My wife and I took a quick trip to Florida last weekend since my family wanted to watch the girls for us which was very refreshing. We’ve got several trips up North to the lake house planned for the next month or so, so I am not sure how much time I’ll really have to wrench on the cars- but fortunately both seem to be in a really good spot at the moment. I’m really enjoying all that summer has to offer this year- especially outside of the car hobby- which feels like a really nice change of pace. I think having nearly two years off from driving the cars has helped me reset and find a better balance between my hobby and my family which is a good thing.

I received a small parts order from Nissan this week and ended up making use of those goodies during an evening in the garage. The first item included was four new key blanks (two for each car) that I need to have cut. Both cars have aftermarket keys currently, and the coupe only has one key that’s bent pretty bad. I’ve always wanted to find a locksmith capable of rekeying my trunk lock to match the doors, so maybe I’ll finally be able to sort that out.

The order also included some screws I needed to properly install the shift boots onto the new shifter trims in each car (I ended up caving and installing my new old stock shifter trim, center console, and ash tray in the coupe a while back,) some new strut top nuts for the hatch (these were supposed to be used with the Cusco OS strut bar I bought a while back, but it didn’t clear my valve cover with my engine mounts-so I sold it,) and a new dome light lens for the hatch. Small items that were all quick to install but were fairly high on the satisfaction scale.

I’ll try to stay a little more on top of the blog if I am able to, but there are lots of busy weeks and weekends ahead. We’ll see what happens, but for now it is feeling great to slow down a bit. I hope everyone’s projects are going well and that you get to enjoy them soon!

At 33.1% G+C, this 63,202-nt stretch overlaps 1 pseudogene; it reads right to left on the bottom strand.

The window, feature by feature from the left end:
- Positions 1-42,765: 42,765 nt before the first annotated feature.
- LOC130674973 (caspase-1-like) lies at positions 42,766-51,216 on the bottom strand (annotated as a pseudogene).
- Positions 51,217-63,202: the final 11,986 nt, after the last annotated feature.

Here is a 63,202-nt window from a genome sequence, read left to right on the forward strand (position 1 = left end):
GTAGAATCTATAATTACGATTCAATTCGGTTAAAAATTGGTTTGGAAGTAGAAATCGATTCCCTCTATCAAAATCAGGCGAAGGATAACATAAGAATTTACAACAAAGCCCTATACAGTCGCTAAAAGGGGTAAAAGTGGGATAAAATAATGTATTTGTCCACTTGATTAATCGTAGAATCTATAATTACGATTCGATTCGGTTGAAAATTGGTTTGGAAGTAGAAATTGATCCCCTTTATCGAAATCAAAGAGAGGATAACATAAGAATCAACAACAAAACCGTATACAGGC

As always, drop me a line with any questions or if you’d like to chat about anything and I’ll do my best to reply as soon as I can. Take care!

Damon

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Welcome to May

Last weekend once again brought some decent weather to Michigan, motivating me to tinker with the S13s a bit. I began on Friday night by making some adjustments to my kouki 180SX bumper for the hatch. I noticed when I installed the R33 GTR N1 ducts that there were a couple spots where the bumper was rubbing the intercooler and couplers. I marked them with the bumper on the car so that I could trim it a bit when I removed it to install the replacement fenders.

I also elected to install the only two kouki 180SX bumper brackets my setup was missing. I’ve had these stashed away for a couple years now and figured it was finally time to install them. It took me a bit to figure out how to put them on properly, but I think I got them on correctly. It’s a shame that many of these components are not available anymore- and if they are, they’re really expensive. I know you can get away without utilizing all of the brackets, but I am glad to have the complete setup. I can’t say the two brackets I added did much of anything, but at least they’re finally on there.

My wife was gone all day Saturday with her mom shopping for plants, so I was home with 2 of daughters while my oldest was at a sleepover with her aunt. I ended up inviting a couple of their friends over to play so they’d be distracted and I could tinker a bit during the day. I pulled both cars outside and primarily worked on reinstalling the front bumper, lip, and side skirt end caps on the hatch. I decided to spray off both cars to try to get the dust off since they have been sitting for so long. Of course it rained for a couple minutes as I tried to dry them, but that’s par for the course.